Last week, I wrote about whether collegiate playing experience had a direct correlation with overall win total. Not surprisingly, the answer was, with a relative degree of mathematical uncertainty, yes.
But it isn’t all just about collegiate experience, right? After all, last season, the Orange actually had a relatively experienced team, with two fifth-year players in the starting lineup in John Gillon and Andrew White III.
The issue wasn’t overall experience. The issue was experience with SU’s vaunted 2-3 zone.
In 2016-17, Syracuse’s adjusted defense according to KenPom.com was 102.3, or 118th in the country, which is about as bad as we’ve seen SU’s zone in recent memory.
Last week, I picked three random teams and came up with a multiplier to determine wins based on years of experience. This week, I tried to refine it a bit more by removing some players who, while they had more experience, were non-factors, and would skew the statistics.
In other words, a guy like Dajuan Coleman would have four years of experience playing the zone, but by the end of the year, he was an afterthought in the rotation. So I really only accounted for the six players that Jim Boeheim used in his rotation:
|Player||Years Experience in the Zone|
Divide the overall adjusted defense of 102.3 against the years experience of 1.3, and that gives you a multiplier of 78.7.
Just so we’re clear, this is a game of golf. The lower the multiplier, the better it bodes for the adjusted defensive statistics.
Compare that to the experience of the guys who made major contributions on the 2012-13 team:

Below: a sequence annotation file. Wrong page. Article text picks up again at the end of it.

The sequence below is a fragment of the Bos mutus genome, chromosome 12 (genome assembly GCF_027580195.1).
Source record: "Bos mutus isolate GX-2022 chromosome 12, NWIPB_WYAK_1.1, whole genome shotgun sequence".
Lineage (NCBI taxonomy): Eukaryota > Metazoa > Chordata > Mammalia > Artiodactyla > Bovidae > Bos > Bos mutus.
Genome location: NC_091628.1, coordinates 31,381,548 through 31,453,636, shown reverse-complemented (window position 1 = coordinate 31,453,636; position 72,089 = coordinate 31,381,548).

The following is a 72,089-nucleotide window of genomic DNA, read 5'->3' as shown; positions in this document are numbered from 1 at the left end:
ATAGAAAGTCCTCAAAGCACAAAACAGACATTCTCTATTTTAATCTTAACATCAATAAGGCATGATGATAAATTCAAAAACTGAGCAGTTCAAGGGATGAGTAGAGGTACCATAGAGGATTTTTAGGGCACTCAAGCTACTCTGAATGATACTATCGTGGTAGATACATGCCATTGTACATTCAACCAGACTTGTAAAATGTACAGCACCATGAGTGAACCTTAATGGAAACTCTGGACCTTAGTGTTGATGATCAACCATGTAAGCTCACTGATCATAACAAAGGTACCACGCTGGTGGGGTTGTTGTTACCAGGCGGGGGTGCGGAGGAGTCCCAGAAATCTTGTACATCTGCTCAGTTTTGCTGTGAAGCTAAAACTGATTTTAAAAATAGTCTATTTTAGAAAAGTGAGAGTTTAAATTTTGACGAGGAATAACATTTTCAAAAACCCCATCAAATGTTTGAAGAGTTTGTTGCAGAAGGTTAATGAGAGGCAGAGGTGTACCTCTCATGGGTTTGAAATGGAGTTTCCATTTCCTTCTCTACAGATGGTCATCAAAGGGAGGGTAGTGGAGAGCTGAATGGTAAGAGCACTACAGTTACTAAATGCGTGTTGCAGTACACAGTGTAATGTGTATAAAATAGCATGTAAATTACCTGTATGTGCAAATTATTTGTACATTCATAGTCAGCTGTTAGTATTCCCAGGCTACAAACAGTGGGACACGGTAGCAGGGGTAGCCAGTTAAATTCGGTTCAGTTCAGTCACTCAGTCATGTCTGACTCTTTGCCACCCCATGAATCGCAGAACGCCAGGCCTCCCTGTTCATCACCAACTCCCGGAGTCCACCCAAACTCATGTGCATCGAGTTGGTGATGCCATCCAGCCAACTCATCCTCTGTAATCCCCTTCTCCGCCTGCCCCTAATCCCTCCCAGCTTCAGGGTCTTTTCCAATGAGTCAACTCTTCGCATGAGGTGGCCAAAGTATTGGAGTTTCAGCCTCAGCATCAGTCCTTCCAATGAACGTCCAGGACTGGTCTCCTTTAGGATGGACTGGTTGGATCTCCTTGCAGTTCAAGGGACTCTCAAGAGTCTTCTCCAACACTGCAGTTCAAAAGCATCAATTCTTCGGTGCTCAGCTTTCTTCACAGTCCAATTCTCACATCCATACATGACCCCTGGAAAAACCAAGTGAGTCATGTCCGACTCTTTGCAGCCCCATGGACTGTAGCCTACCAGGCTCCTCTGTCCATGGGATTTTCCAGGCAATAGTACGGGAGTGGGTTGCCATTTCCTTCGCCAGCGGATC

|Baye Moussa Keita||3|
That 2012-13 team won 30 games on the way to the Final Four. Not included in this chart is Jerami Grant, Michael Gbinije and Trevor Cooney, who didn’t contribute much on the court.
This group finished seventh in the country in adjusted defense, with a rating of 86.7. That’s a crazy low multiplier of 28.9 of points per years of experience.
Let’s now try the 2014-15 team:
Left off this chart were Dajuan Coleman and Chinonso Obokoh. I thought about leaving Chris McCullough off this chart as well given he got hurt in non-conference play, but he did play enough games where he would’ve been on the borderline of being granted a medical redshirt, so I left him in.
Also keep in mind here that Gbinije was a redshirt junior, but is docked a year since he spent his freshman season with Duke.
That team finished 18-13 overall and didn’t qualify for the postseason.
You can really see how the inexperience hurt Syracuse. The team finished with an adjusted defensive rating of 104.8, or 118th in the NCAA. The multiplier in this case would be 54.7.
I then moved on to this year’s team:
There’s some degree of guessing with this year’s team, since you have nine scholarship players, and realistically only six or seven rotation spots (after all, when is the last time Boeheim played all of his players?).
For the sake of argument, I’m going to say there are seven rotation spots, since I think Sidibe will crack the starting rotation simply because Chukwu will likely be in foul trouble all of the time. I left Matt Moyer and Marek Dolezaj out, with Boeheim projected to play a three guard lineup of Battle-Howard-Thorpe for extended minutes.
Chukwu, though a junior, spent his frosh season elsewhere, so he only gets two years of experience. Similarly, Thorpe only gets a year of experience since he was at USF for three years.
So the good news is that this isn’t the most inexperience team playing the zone recently. That would be last year’s team.
Of course, the bad news is that the average years of experience is still less than the 2014-15 team that struggled and had a mediocre multiplier of 54.7. If we were to use that and the 2016-17 season (78.7) as the bellwethers for this season, that gives us an average multiplier of 66.7.
That comes out to an adjusted defense of 104.79, which will once again rank Syracuse toward the bottom of adjusted defenses.
Is this an exact science? Of course not. But you can see there is some correlation with years of overall experience in the zone and overall defensive efficiency ratings.
Perhaps this year will be the anomaly.